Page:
1. Divers making single dives per diving day, should have a minimum surface interval of 12 hours before ascending to altitude. This includes going to altitude by aircraft, automobile or any other means.
2. Divers who make multiple dives per day or over many days, or divers that require obligated decompression stops should take special precautions and wait for an extended surface interval beyond 12 hours before ascending to altitude. Extended surface intervals allow for additional denitrogenation and may reduce the likelihood of developing symptoms. For those diving heavily during an extended vacation, it may not be a bad idea to take a day off at midweek, or save the last day to buy those last-minute souvenirs.
As a general rule, 24 hours after multiple dives is a safe waiting period. A dive computer will also display a time considered safe to fly after repetitive diving, and this may be less than 24 hours. However, in the event of computer failure at any point, always revert to the DAN guidelines. When in doubt, it seems prudent to wait a full 24 hours before flying.
Answersto TEST YOUR UNDERSTANDING
1. When air is compressed the percentage of each individual gas remains the same; hence the percentage of oxygen in compressed air is always .21 (21%) regardless of depth. The partial pressure of inhaled oxygen (PO2) does increase with an increase in ambient pressure; at 33 fsw PO2 will be .42 atm. O2; at 66 fsw PO2 will be .63 atm. O2, etc. Because the gas is compressed the number of gas molecules inhaled will increase as well.
2. At sea level the partial pressure of oxygen is .21 x 760 mm Hg = 159.6 mm Hg. Since 33 fsw = 2 atm. total pressure, the PO2 of inspired air at this depth is 2 x 159.6, or 319.2 mm Hg. At 66 fsw the PO2 of inspired air is 3 x 159.6, or 478.8 mm Hg.
3. At sea level the partial pressure of nitrogen is .78 x 760 mm Hg = 592.8 mm Hg; this is also .78 atm. N2. At 33 fsw the PN2 is 2 x 592.8 = 1185.6 mm Hg, or 1.56 atm. N2. At 66 fsw the PN2 is 3 x 592.8 =1778.4 mm Hg, or 2.34 atm. N2.
4. If a certain percentage of tank air is a gas contaminant (e.g., 1%), that percentage will be unchanged at whatever depth the air is inhaled. However the pressure of the contaminant, just like the component gases of air, will equal the surrounding or ambient pressure, which at 66 fsw is 3x atmospheric. Since 1% of sea level air pressure is 7.6 mm Hg, the contaminant will have a pressure of 3 x 7.6 mm Hg, or 23.8 mm Hg.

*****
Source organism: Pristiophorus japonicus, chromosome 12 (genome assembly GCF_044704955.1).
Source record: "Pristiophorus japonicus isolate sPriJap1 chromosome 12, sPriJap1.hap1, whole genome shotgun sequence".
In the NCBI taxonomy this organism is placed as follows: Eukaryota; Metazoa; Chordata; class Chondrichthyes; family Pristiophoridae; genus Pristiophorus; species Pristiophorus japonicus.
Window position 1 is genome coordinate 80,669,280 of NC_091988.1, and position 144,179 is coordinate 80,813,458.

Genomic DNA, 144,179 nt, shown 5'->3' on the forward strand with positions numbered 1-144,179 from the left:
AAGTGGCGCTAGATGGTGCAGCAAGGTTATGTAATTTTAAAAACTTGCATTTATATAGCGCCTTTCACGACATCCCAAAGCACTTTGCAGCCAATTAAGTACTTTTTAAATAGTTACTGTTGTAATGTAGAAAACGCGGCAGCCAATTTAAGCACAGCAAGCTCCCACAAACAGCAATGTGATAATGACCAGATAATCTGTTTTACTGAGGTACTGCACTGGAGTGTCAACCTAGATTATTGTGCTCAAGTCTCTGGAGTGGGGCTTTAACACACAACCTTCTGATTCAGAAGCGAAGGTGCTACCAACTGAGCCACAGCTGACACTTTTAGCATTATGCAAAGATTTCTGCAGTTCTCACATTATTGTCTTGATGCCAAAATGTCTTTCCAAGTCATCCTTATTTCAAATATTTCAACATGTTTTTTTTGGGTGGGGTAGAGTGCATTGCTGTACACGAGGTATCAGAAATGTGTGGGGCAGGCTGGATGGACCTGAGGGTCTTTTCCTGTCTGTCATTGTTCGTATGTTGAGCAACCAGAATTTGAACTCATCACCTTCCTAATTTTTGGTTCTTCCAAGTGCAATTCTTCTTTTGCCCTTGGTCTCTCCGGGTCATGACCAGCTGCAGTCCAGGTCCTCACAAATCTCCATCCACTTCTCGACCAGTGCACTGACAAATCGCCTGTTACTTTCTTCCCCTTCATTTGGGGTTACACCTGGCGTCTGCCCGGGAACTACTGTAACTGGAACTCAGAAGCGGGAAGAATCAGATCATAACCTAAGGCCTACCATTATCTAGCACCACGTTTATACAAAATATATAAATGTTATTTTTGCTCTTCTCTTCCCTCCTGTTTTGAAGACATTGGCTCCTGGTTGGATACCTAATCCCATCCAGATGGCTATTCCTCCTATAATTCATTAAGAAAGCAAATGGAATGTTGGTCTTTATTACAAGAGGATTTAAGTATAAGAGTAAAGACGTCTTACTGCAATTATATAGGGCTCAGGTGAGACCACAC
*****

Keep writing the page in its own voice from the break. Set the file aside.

5. a. AGE
c. Most likely DCS
6. a. T ---> V ---> R ---> L ---> A
7. a. True
8. Many times diagnosis will depend on the details of the dive profile and post-dive history. Two aspects of this real case history argue against DCS as the diagnosis. First, there were no symptoms on the plane. Since high altitude expands any bubbles in the body, the lack of symptoms during flight suggests no significant amount of bubbles were remaining at the time (i.e., that she adequately decompressed by waiting 24 hours). Second, five days after the last dive is well outside the time for presentation of DCS.
The same symptom appearing hours after her last dive would have been highly suggestive of DCS, and may have lead to chamber re-compression. Presenting as it did, however, the chance of DCS being the cause was very remote. She was referred to her family physician and the problem resolved spontaneously.
REFERENCES AND BIBLIOGRAPHY
SECTION G.Effects of Increased Dissolved Nitrogen from Scuba Diving: Decompression Sickness
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Boettger ML. Scuba diving emergencies: pulmonary overpressure accidents and decompression sickness. Annals Emerg Med 1983;12:563-567.
Boycott AE, Damant GCC, Haldane JS. The prevention of compressed-air illness. J Hyg Camb 1908;8:342-443.
Bove AA. The basis for drug therapy in decompression sickness. Undersea Biomed Res 1982;9:91-111.
Butler BD, Laine GA, Leiman BC, et al. Effect of the Trendelenburg position on the distribution of arterial air emboli in dogs. Annals Thor Surg 1988;45:198-202.
Catron PW, Flynn Et, Jr. Adjuvant drug therapy for decompression sickness: a review. Undersea Biomed Res 1982;9:161-74.
Cross SJ, Thomson LF, Jennings KP, Shields TG. Right-to-left shunt and neurological decompression sickness in divers. (Letter). Lancet 1989;ii;568.